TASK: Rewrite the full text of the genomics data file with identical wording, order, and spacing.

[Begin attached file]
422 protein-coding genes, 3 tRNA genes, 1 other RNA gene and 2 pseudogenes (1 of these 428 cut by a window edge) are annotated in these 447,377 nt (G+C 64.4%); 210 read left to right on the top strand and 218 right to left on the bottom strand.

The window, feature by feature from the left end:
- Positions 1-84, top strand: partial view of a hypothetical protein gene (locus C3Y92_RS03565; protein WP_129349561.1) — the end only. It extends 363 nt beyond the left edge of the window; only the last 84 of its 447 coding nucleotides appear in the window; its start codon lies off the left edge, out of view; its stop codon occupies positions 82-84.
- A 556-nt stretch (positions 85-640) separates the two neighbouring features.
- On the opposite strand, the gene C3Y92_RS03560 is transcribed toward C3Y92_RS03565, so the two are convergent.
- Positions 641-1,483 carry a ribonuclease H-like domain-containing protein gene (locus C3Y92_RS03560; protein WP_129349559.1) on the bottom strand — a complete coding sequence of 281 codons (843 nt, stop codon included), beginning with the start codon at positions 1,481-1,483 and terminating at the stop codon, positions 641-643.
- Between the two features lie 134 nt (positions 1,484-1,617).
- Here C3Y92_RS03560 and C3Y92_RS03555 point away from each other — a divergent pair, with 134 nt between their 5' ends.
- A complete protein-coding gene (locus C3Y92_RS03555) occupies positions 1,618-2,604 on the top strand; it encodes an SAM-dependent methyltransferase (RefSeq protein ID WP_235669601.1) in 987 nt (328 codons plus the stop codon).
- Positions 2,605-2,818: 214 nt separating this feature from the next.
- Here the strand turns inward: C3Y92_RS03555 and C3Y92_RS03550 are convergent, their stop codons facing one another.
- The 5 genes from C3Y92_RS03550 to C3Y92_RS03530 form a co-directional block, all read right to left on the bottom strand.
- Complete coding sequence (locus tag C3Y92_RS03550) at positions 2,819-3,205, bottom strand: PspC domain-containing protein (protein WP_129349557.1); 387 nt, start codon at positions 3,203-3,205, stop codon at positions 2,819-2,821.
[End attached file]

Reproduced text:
422 protein-coding genes, 3 tRNA genes, 1 other RNA gene and 2 pseudogenes (1 of these 428 cut by a window edge) are annotated in these 447,377 nt (G+C 64.4%); 210 read left to right on the top strand and 218 right to left on the bottom strand.

The window, feature by feature from the left end:
- Positions 1-84, top strand: partial view of a hypothetical protein gene (locus C3Y92_RS03565; protein WP_129349561.1) — the end only. It extends 363 nt beyond the left edge of the window; only the last 84 of its 447 coding nucleotides appear in the window; its start codon lies off the left edge, out of view; its stop codon occupies positions 82-84.
- A 556-nt stretch (positions 85-640) separates the two neighbouring features.
- On the opposite strand, the gene C3Y92_RS03560 is transcribed toward C3Y92_RS03565, so the two are convergent.
- Positions 641-1,483 carry a ribonuclease H-like domain-containing protein gene (locus C3Y92_RS03560; protein WP_129349559.1) on the bottom strand — a complete coding sequence of 281 codons (843 nt, stop codon included), beginning with the start codon at positions 1,481-1,483 and terminating at the stop codon, positions 641-643.
- Between the two features lie 134 nt (positions 1,484-1,617).
- Here C3Y92_RS03560 and C3Y92_RS03555 point away from each other — a divergent pair, with 134 nt between their 5' ends.
- A complete protein-coding gene (locus C3Y92_RS03555) occupies positions 1,618-2,604 on the top strand; it encodes an SAM-dependent methyltransferase (RefSeq protein ID WP_235669601.1) in 987 nt (328 codons plus the stop codon).
- Positions 2,605-2,818: 214 nt separating this feature from the next.
- Here the strand turns inward: C3Y92_RS03555 and C3Y92_RS03550 are convergent, their stop codons facing one another.
- The 5 genes from C3Y92_RS03550 to C3Y92_RS03530 form a co-directional block, all read right to left on the bottom strand.
- Complete coding sequence (locus tag C3Y92_RS03550) at positions 2,819-3,205, bottom strand: PspC domain-containing protein (protein WP_129349557.1); 387 nt, start codon at positions 3,203-3,205, stop codon at positions 2,819-2,821.